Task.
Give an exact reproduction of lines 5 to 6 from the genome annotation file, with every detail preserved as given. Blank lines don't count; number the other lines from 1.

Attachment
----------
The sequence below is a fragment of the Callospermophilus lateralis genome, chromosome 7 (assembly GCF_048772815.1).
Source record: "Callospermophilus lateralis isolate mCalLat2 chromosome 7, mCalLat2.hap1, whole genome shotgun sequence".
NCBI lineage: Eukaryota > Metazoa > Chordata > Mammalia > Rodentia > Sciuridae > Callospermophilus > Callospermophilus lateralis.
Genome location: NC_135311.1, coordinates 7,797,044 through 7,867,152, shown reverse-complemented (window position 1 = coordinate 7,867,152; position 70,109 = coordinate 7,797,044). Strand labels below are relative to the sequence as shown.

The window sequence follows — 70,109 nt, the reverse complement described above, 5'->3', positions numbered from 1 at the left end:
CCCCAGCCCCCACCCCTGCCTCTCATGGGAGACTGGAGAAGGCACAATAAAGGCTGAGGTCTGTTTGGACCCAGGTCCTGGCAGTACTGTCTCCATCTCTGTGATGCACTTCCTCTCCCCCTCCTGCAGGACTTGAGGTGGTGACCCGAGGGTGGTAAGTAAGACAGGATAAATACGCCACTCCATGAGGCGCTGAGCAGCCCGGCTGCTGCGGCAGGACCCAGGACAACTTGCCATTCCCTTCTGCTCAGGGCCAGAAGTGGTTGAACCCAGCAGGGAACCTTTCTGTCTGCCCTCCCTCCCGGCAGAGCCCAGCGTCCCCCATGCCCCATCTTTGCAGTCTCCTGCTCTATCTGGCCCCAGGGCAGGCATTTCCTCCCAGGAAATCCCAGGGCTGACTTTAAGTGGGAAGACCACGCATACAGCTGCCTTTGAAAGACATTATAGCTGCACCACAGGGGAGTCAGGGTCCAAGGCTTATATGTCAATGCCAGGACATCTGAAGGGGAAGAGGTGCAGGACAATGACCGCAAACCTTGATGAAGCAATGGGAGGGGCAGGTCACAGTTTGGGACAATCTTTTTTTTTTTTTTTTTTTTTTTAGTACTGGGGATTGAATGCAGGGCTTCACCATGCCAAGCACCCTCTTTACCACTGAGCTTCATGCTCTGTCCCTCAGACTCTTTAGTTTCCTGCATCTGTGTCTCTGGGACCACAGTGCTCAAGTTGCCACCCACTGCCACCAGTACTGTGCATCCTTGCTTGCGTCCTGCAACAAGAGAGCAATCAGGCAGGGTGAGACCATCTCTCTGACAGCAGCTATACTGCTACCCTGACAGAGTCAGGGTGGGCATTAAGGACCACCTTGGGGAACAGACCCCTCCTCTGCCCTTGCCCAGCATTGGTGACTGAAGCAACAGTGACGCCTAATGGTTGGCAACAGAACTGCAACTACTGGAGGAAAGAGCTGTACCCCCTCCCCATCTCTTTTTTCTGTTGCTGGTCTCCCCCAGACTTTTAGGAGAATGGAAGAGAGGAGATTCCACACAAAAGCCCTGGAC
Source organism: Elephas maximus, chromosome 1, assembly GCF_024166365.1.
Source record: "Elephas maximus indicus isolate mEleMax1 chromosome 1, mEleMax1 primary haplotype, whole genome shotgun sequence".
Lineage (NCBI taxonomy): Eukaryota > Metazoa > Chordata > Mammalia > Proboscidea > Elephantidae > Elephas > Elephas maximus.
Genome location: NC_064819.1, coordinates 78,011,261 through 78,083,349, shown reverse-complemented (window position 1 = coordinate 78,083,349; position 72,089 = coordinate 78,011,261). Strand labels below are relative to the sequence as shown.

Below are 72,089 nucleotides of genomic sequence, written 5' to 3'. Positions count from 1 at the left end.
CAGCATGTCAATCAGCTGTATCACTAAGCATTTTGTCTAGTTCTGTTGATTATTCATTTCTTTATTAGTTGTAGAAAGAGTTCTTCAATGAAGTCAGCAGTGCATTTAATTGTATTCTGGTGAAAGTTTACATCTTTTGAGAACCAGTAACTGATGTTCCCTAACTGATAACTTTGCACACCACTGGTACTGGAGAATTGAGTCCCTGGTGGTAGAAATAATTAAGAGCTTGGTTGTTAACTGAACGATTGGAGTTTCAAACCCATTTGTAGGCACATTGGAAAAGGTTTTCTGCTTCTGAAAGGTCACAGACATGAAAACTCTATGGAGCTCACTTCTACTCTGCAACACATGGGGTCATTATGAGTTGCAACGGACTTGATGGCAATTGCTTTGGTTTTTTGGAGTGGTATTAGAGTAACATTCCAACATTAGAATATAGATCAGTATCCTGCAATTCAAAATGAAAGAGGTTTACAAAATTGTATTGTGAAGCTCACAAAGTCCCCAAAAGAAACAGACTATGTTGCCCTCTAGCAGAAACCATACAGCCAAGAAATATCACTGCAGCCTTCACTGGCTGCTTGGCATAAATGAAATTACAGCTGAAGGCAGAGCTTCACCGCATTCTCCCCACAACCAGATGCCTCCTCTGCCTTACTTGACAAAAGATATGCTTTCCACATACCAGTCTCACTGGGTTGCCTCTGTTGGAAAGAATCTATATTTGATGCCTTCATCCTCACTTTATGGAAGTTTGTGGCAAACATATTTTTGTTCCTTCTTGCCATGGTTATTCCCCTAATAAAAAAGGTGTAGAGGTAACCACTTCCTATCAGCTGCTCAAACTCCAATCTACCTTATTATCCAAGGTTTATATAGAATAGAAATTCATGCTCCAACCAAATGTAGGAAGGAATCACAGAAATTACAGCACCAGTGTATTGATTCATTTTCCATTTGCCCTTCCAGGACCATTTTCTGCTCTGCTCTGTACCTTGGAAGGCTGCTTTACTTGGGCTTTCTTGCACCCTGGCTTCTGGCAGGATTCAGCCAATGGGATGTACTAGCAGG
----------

The window sequence follows — 70,109 nt, the reverse complement described above, 5'->3', positions numbered from 1 at the left end:
CCCCAGCCCCCACCCCTGCCTCTCATGGGAGACTGGAGAAGGCACAATAAAGGCTGAGGTCTGTTTGGACCCAGGTCCTGGCAGTACTGTCTCCATCTCTGTGATGCACTTCCTCTCCCCCTCCTGCAGGACTTGAGGTGGTGACCCGAGGGTGGTAAGTAAGACAGGATAAATACGCCACTCCATGAGGCGCTGAGCAGCCCGGCTGCTGCGGCAGGACCCAGGACAACTTGCCATTCCCTTCTGCTCAGGGCCAGAAGTGGTTGAACCCAGCAGGGAACCTTTCTGTCTGCCCTCCCTCCCGGCAGAGCCCAGCGTCCCCCATGCCCCATCTTTGCAGTCTCCTGCTCTATCTGGCCCCAGGGCAGGCATTTCCTCCCAGGAAATCCCAGGGCTGACTTTAAGTGGGAAGACCACGCATACAGCTGCCTTTGAAAGACATTATAGCTGCACCACAGGGGAGTCAGGGTCCAAGGCTTATATGTCAATGCCAGGACATCTGAAGGGGAAGAGGTGCAGGACAATGACCGCAAACCTTGATGAAGCAATGGGAGGGGCAGGTCACAGTTTGGGACAATCTTTTTTTTTTTTTTTTTTTTTTTAGTACTGGGGATTGAATGCAGGGCTTCACCATGCCAAGCACCCTCTTTACCACTGAGCTTCATGCTCTGTCCCTCAGACTCTTTAGTTTCCTGCATCTGTGTCTCTGGGACCACAGTGCTCAAGTTGCCACCCACTGCCACCAGTACTGTGCATCCTTGCTTGCGTCCTGCAACAAGAGAGCAATCAGGCAGGGTGAGACCATCTCTCTGACAGCAGCTATACTGCTACCCTGACAGAGTCAGGGTGGGCATTAAGGACCACCTTGGGGAACAGACCCCTCCTCTGCCCTTGCCCAGCATTGGTGACTGAAGCAACAGTGACGCCTAATGGTTGGCAACAGAACTGCAACTACTGGAGGAAAGAGCTGTACCCCCTCCCCATCTCTTTTTTCTGTTGCTGGTCTCCCCCAGACTTTTAGGAGAATGGAAGAGAGGAGATTCCACACAAAAGCCCTGGAC